LONDON, June 5 (Xinhua) — Britain on Saturday reported another 5,765 COVID-19 cases in the past 24 hours as the government continues to consider whether or not to go ahead with the final step of easing restrictions on June 21.
The total number of coronavirus cases in the country now stands at 4,511,669.
The country also recorded another 13 coronavirus-related deaths, bringing the total number of coronavirus-related deaths in Britain to 127,836. These figures only include the deaths of people who died within 28 days of their first positive test.
The British government is facing increasing pressure to delay the final step of unlocking restrictions in England due to concerns over the spread of the Delta variant first detected in India.
“No decision” has been made on whether to ease all coronavirus restrictions on June 21, a Downing Street spokeswoman said Saturday.
“As the prime minister has set out, we can see nothing in the data at the moment to suggest that we need to deviate from the roadmap,” she said, adding that the government would continue to review the latest data.
Public Health England (PHE) said Thursday that the variant of coronavirus first identified in India, known as Delta, is now the “dominant” strain in Britain.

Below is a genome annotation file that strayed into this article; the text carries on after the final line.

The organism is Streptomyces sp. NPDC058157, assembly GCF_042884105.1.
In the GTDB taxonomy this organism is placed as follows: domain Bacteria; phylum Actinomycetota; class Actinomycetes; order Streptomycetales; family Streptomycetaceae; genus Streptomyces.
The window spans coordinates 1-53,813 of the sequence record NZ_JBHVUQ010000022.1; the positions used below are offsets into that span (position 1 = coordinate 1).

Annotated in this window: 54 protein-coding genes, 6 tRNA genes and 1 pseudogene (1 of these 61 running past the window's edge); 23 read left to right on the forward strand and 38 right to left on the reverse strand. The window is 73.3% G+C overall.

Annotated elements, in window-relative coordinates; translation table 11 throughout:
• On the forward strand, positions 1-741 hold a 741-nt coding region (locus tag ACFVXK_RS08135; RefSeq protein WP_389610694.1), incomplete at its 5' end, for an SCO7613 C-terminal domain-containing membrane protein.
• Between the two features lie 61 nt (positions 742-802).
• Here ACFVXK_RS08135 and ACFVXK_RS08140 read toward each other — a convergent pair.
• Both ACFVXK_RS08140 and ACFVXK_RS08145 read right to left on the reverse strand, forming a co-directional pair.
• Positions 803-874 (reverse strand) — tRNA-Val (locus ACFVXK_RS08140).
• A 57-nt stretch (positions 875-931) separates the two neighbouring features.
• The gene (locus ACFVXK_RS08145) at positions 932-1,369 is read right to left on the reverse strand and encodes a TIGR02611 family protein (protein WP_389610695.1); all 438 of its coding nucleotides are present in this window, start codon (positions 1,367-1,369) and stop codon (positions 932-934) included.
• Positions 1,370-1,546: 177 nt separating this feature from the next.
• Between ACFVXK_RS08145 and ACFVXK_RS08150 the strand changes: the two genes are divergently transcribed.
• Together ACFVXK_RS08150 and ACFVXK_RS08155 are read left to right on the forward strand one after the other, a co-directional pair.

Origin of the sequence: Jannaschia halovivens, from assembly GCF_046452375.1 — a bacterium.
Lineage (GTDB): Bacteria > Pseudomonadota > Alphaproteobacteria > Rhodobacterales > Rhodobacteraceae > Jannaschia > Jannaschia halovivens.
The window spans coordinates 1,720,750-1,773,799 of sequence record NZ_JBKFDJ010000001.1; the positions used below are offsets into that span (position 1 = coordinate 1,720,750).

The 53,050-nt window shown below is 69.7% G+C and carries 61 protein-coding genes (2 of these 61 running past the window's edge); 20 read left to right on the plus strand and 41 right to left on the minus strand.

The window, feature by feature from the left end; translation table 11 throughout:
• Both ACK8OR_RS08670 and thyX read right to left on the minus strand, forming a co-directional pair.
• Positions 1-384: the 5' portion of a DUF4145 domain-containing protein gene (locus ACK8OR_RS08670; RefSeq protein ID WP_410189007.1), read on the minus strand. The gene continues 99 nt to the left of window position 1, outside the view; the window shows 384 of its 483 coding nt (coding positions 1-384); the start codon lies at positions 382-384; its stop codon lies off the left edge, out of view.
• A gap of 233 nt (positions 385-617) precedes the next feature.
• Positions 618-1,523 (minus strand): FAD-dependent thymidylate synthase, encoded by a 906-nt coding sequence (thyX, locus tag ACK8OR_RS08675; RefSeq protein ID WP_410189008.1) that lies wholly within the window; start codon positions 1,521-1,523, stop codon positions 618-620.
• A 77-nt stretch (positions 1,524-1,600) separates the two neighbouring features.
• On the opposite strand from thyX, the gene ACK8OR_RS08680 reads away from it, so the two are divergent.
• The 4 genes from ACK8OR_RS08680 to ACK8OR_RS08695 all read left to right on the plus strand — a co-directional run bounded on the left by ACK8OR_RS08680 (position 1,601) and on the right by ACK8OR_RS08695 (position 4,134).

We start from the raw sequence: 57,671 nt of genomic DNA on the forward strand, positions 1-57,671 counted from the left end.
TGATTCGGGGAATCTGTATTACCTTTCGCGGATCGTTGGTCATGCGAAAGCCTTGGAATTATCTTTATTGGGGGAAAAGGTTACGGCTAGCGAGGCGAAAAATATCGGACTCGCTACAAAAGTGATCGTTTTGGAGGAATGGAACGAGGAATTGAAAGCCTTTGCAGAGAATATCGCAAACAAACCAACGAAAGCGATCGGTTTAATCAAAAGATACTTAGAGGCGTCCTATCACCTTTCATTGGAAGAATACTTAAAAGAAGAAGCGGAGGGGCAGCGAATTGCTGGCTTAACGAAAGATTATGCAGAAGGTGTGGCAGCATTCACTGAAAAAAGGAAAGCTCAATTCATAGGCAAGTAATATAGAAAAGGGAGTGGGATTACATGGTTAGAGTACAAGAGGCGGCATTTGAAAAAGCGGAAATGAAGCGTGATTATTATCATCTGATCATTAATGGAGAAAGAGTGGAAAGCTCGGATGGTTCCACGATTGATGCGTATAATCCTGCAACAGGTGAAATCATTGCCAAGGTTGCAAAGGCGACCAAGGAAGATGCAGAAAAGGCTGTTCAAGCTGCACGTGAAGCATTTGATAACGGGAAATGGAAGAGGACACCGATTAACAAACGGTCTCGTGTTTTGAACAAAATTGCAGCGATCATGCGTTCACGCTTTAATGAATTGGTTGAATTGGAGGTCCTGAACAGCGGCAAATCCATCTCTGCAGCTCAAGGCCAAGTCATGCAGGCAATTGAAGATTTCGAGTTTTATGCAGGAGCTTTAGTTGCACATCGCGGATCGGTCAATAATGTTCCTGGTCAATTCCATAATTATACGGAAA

The number of cases of the Delta variant has risen by more than 5,000 since last week to 12,431, according to the data from PHE released Thursday.
From May 17, pubs, bars and restaurants in England were permitted to open indoors, while indoor entertainment resumed, including cinemas, museums and children’s play areas.
People were also allowed to travel abroad to a number of “green-list” countries without having to quarantine upon return as the ban on foreign travel has also been lifted.
The British government’s roadmap is expected to see all legal limits on social contact to be removed on June 21. It is understood that a final decision on the planned easing of lockdown will not be made until June 14.
Experts have warned that coronavirus may continue to evolve for years to come, and eventually it is likely current vaccines will fail to protect against transmission, infection, or even against disease caused by newer variants.
To bring life back to normal, countries such as Britain, China, Russia, the United States as well as the European Union have been racing against time to roll out coronavirus vaccines.